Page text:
I often used to tell people that if they wanted to deal with Foxtons they should buy a ‘pay as you go’ phone, conduct all communication with them via that phone and, when the transaction is over, throw away the phone.
This would be the only way to avoid having a Foxtons operative call you every two months for effectively the rest of your life to enquire as to what might be going on in your property world.
Now, whilst making those comments tongue in cheek, there was a hint of admiration given that Foxtons were one of the first estate agents to recognise that mining data points, i.e. everyone who has ever interacted with the company, is by far the best way to get listings and make money.
This has been amply proved by their track record – and don’t be fooled by the share price: for a company that makes the cash they do, it looks cheap.
Many agents have sought to follow, and it’s a sad commentary on the industry that the majority of proprietary software produced over the last 20 years hasn’t made this at all easy.
Most systems were produced to match, not commercialise, and it’s now clear that one route to future profitability is to capture and utilise this data.
If you want to do it better you need more people digging, yet most companies have a finite resource, so how do you spend your money?
Talking of this, I thought I’d try an experiment last week.
I asked 20 non-estate agents what they thought estate agents did.
Twelve gave their top answer as “showing houses” while the same question put to estate agents yielded 75% of them replying “getting deals through”.
Furthermore, talking on live radio on Saturday, the host’s opinion, and that of many others I’ve spoken to, tallied with my own insofar as – apart from a small minority open to persuasion – most people have “bought” a property within 30 seconds of seeing it for the first time.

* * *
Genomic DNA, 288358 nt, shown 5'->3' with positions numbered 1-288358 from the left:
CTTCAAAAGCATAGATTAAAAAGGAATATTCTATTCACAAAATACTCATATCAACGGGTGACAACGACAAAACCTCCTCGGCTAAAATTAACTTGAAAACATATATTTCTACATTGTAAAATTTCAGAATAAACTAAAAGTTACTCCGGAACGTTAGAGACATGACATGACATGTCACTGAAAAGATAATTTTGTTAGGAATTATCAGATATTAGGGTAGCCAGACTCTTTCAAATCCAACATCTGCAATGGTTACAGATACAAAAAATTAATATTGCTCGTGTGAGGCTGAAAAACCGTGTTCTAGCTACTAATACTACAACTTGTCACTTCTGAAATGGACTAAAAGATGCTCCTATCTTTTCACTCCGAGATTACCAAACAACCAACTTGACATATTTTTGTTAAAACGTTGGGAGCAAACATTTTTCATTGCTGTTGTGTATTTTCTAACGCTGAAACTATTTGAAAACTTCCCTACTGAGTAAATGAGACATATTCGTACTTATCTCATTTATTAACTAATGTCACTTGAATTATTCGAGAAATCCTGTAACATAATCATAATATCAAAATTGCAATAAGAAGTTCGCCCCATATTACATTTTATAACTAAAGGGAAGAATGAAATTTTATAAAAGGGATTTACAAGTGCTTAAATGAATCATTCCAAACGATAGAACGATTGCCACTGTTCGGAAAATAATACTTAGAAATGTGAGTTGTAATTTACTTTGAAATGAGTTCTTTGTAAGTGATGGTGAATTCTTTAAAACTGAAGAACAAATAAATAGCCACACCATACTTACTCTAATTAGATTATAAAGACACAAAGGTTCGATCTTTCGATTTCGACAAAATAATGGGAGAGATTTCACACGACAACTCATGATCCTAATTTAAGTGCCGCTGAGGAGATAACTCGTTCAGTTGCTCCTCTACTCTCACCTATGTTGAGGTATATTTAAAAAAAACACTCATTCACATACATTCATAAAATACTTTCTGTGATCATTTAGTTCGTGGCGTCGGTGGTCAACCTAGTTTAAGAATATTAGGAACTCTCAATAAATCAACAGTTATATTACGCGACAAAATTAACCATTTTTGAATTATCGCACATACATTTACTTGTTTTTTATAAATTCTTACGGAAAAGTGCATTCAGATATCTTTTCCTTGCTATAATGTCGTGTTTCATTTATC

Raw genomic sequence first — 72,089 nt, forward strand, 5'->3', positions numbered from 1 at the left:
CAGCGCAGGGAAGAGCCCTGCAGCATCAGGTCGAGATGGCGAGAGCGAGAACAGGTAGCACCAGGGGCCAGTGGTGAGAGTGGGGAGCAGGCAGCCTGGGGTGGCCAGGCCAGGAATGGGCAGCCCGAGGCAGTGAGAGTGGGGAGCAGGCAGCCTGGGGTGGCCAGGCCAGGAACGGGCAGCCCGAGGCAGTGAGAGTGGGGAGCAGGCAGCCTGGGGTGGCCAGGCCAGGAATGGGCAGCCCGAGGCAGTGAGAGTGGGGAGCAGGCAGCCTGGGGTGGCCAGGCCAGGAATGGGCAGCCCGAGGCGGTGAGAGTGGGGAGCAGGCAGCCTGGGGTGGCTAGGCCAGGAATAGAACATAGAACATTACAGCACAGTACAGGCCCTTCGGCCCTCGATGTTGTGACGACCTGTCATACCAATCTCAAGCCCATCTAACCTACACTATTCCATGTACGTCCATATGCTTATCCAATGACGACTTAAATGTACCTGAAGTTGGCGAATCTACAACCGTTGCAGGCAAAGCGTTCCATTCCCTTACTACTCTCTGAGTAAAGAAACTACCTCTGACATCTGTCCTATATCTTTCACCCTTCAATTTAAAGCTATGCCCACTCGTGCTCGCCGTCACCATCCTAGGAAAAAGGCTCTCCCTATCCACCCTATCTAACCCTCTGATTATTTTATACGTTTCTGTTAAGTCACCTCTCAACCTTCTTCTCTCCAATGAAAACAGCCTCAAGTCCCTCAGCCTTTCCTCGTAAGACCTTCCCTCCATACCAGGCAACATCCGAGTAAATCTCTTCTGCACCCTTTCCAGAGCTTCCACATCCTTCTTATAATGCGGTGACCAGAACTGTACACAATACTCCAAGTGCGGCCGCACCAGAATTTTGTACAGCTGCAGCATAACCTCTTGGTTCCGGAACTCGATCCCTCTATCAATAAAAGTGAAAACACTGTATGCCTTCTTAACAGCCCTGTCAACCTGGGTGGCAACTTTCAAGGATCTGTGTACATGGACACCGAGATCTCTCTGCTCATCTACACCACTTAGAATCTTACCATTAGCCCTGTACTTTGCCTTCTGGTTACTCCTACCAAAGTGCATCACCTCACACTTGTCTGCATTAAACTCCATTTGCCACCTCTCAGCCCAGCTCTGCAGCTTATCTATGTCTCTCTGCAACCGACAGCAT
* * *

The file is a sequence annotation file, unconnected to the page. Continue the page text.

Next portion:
Buying property is an emotional process. Estate agents know this – and little they say or do will make a difference in influencing a buyer’s choice.
To this end, surely future estate agents will look different from the way they do now.
To my eyes, apart from portal advertising replacing print, not much has changed since I started in the late ’70s, and if the public’s perception is that all we do is show properties, then that’s a sad indictment on what we actually do.
What agents actually do is infinitely variable, but always vital, according to the vagaries of each deal, and the fact that the public still doesn’t get that makes the case of the high street agent trying to defend themselves against digital threats that much more difficult.
The perception (propagated by many a competitor) that agents are paid for simply showing people around IS a widely held view, like it or not. Knowing it’s NOT true doesn’t seem to make it go away.
With the vast majority of agents characterising themselves as high street, they need to educate the public and learn from the threats.
Human evolution has tended to work by learning from mistakes, but how many more can the agency world not afford to learn from?
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Written by Ed Mead